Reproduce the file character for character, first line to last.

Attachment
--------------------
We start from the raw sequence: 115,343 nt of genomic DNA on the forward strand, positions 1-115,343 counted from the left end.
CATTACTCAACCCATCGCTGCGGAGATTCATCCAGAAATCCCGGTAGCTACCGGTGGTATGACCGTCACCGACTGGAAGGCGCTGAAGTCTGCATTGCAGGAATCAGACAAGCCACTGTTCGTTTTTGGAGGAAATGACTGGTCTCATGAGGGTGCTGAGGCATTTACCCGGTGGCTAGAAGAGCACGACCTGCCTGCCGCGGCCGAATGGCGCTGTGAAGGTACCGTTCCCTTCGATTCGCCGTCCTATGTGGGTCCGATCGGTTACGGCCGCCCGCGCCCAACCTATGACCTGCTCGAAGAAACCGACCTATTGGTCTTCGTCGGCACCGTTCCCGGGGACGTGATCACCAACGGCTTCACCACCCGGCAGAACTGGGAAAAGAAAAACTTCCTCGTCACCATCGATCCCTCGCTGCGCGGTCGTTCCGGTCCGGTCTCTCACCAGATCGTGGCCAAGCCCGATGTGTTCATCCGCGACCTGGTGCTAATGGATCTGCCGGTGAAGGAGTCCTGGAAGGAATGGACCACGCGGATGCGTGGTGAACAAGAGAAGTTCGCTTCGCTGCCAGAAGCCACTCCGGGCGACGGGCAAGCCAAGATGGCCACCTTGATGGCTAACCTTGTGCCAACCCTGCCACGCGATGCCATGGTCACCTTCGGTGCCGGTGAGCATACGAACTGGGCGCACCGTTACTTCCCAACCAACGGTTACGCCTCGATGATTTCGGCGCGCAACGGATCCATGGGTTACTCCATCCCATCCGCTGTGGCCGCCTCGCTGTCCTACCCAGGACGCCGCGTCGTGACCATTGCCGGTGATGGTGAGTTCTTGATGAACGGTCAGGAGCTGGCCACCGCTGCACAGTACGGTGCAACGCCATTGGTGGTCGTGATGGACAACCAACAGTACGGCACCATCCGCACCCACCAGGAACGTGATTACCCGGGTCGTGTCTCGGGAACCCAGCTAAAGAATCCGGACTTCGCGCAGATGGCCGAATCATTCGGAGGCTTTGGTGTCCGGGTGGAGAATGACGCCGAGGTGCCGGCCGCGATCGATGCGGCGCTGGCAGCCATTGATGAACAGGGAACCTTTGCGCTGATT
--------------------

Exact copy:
We start from the raw sequence: 115,343 nt of genomic DNA on the forward strand, positions 1-115,343 counted from the left end.
CATTACTCAACCCATCGCTGCGGAGATTCATCCAGAAATCCCGGTAGCTACCGGTGGTATGACCGTCACCGACTGGAAGGCGCTGAAGTCTGCATTGCAGGAATCAGACAAGCCACTGTTCGTTTTTGGAGGAAATGACTGGTCTCATGAGGGTGCTGAGGCATTTACCCGGTGGCTAGAAGAGCACGACCTGCCTGCCGCGGCCGAATGGCGCTGTGAAGGTACCGTTCCCTTCGATTCGCCGTCCTATGTGGGTCCGATCGGTTACGGCCGCCCGCGCCCAACCTATGACCTGCTCGAAGAAACCGACCTATTGGTCTTCGTCGGCACCGTTCCCGGGGACGTGATCACCAACGGCTTCACCACCCGGCAGAACTGGGAAAAGAAAAACTTCCTCGTCACCATCGATCCCTCGCTGCGCGGTCGTTCCGGTCCGGTCTCTCACCAGATCGTGGCCAAGCCCGATGTGTTCATCCGCGACCTGGTGCTAATGGATCTGCCGGTGAAGGAGTCCTGGAAGGAATGGACCACGCGGATGCGTGGTGAACAAGAGAAGTTCGCTTCGCTGCCAGAAGCCACTCCGGGCGACGGGCAAGCCAAGATGGCCACCTTGATGGCTAACCTTGTGCCAACCCTGCCACGCGATGCCATGGTCACCTTCGGTGCCGGTGAGCATACGAACTGGGCGCACCGTTACTTCCCAACCAACGGTTACGCCTCGATGATTTCGGCGCGCAACGGATCCATGGGTTACTCCATCCCATCCGCTGTGGCCGCCTCGCTGTCCTACCCAGGACGCCGCGTCGTGACCATTGCCGGTGATGGTGAGTTCTTGATGAACGGTCAGGAGCTGGCCACCGCTGCACAGTACGGTGCAACGCCATTGGTGGTCGTGATGGACAACCAACAGTACGGCACCATCCGCACCCACCAGGAACGTGATTACCCGGGTCGTGTCTCGGGAACCCAGCTAAAGAATCCGGACTTCGCGCAGATGGCCGAATCATTCGGAGGCTTTGGTGTCCGGGTGGAGAATGACGCCGAGGTGCCGGCCGCGATCGATGCGGCGCTGGCAGCCATTGATGAACAGGGAACCTTTGCGCTGATT